The few answers and developments which do arise stem from a certain type of side content – the acquisition of audio diaries, which constitute a fair portion of optional content. The most memorable – and narratively consequential – audio diaries were recorded by an eccentric scientist, Patricia Tannis, who engages in this frequent recording to maintain her flagging sanity, being oppressed by Pandora; her relative isolation, the lack of potential intellectual stimulation, fast sets her on the road towards madness; she needs these recordings, needs the comfort they provide. Being elevated above the common Pandora rabble, she is endearing, compelling character. The humor of writing here is mostly successful, a radical departure from much of the preceding and succeeding narrative, though she exists as somewhat of a caricature, her personality being highly exaggerated, fitting in with the trope of the tortured, quirky scientist. Still, she greatly helps carry the narrative, right alongside the wealth of other compelling side characters. As final note on her diaries, these audio logs never disrupt the gameplay – the player can continue to shoot, drive, or explore while they play in the background, this fact illustrating the unintrusive nature of the narrative; static cutscenes are mostly spurned.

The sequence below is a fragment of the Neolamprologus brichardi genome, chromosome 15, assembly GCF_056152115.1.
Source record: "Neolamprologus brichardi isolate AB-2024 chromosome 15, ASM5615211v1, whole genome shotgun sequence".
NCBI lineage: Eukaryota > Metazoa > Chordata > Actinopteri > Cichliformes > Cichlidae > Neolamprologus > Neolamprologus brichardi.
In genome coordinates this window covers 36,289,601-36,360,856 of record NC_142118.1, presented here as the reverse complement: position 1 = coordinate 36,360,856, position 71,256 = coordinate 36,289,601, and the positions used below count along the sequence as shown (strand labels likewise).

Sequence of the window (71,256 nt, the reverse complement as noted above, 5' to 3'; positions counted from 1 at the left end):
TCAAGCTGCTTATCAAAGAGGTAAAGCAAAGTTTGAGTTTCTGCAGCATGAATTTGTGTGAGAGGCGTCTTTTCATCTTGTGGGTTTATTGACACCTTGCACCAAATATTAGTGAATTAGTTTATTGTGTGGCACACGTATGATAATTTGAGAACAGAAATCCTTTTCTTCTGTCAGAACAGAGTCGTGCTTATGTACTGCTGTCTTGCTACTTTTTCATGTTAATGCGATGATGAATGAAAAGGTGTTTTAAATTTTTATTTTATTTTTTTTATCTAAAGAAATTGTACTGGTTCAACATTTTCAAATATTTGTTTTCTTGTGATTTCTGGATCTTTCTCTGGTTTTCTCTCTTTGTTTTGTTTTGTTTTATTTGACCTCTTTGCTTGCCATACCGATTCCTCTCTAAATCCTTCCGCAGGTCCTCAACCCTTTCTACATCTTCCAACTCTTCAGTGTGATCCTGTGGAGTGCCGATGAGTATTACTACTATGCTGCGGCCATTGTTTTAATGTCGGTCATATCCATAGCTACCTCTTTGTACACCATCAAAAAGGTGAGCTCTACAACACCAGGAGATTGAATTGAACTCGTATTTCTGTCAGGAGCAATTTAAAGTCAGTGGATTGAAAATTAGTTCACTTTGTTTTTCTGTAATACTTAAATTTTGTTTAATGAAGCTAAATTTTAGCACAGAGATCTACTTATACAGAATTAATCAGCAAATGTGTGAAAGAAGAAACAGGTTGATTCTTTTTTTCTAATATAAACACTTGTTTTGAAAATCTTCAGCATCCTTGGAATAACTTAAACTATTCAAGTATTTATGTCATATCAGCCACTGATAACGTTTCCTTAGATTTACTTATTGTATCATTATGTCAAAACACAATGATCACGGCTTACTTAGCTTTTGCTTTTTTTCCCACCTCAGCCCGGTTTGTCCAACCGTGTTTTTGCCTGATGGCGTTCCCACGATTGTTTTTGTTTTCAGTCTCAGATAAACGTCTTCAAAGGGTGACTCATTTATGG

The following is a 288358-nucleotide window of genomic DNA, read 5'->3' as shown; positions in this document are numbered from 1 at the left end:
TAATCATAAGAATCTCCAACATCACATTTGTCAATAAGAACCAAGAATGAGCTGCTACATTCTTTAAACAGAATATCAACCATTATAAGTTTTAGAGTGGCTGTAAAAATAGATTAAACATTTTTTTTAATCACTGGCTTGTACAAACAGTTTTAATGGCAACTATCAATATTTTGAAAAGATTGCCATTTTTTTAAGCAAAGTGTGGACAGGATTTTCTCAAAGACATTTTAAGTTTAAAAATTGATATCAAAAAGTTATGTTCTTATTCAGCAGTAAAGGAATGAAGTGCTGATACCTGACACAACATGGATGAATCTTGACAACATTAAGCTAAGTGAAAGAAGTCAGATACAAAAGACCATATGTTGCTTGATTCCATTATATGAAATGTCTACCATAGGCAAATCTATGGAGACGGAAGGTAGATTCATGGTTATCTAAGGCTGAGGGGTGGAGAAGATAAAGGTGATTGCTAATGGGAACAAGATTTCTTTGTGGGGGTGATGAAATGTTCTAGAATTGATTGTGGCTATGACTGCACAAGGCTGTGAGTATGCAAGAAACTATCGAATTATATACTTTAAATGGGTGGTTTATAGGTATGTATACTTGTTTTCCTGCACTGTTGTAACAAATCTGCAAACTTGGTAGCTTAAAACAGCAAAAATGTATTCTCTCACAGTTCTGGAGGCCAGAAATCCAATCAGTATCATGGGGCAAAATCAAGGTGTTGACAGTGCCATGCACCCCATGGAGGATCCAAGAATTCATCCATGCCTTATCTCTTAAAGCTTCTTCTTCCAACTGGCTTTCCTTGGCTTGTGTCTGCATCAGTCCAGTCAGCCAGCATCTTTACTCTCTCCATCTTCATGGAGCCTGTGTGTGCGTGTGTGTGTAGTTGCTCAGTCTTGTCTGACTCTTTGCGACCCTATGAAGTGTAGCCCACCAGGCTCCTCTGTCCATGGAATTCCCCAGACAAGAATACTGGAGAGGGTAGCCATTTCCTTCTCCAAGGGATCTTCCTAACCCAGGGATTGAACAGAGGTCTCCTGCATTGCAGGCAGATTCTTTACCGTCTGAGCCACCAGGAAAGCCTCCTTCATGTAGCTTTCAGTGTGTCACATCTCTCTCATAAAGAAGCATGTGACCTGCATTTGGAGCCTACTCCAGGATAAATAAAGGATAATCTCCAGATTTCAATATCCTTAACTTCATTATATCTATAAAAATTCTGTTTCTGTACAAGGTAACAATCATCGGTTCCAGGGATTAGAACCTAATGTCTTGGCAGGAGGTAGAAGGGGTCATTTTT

Reflecting the game’s character driven nature, further characters are introduced as the narrative progresses onward, many of them compelling, if exaggerated as with Tannis. Scooter is introduced fairly early on, and his figure is characterized completely by juvenility and crassness, apparently of an ignorant sort, at least when regarding the externals; considerable wisdom rests just beneath, certainly, as he is creator and operator of the Catch-a-Ride system, permitting rapid traversal by vehicle though Pandora’s sprawling wastelands – fair depth is attached to his character, showing contrasting ignorance and intelligence. As figure, he is characterized by pervasive obnoxiousness, reflecting the game’s bluntness of humor, a joke resting always on his lips, and he straddles the line of irritating and fascinating, though ultimately clinging to the latter.  He shows a certain optimism, an optimism which is seemingly incompatible with the hostile nature of Pandora, reflecting a certain obliviousness. Some such optimism is justified – Scooter lives in the tranquil town of New Haven, a compelling place, a sanctuary, peopled with a fair number of inhabitants, even as almost none of them – save for the primary characters located therein – have anything narratively consequential to offer. Still, in this location environmental storytelling again reemerges, this settlement comparatively bustling when considering the frequently barren wastelands of Pandora, peopled largely by bandits and the more exotic creatures. The strongest citizen and leader of the settlement is the disfigured Helena Pierce, fairly likable even as relatively little character development transpires. Marcus of the opening also dwells therein, still acting upon his commanding greed. The most exaggerated character exists in Crazy Earl, dwelling in a derelict scrap-yard in total isolation, abounding in forced humor. Collectively, these varied characters are compelling, sustaining the narrative, essential when given the lack of personality and depth the playable Vault Hunters display.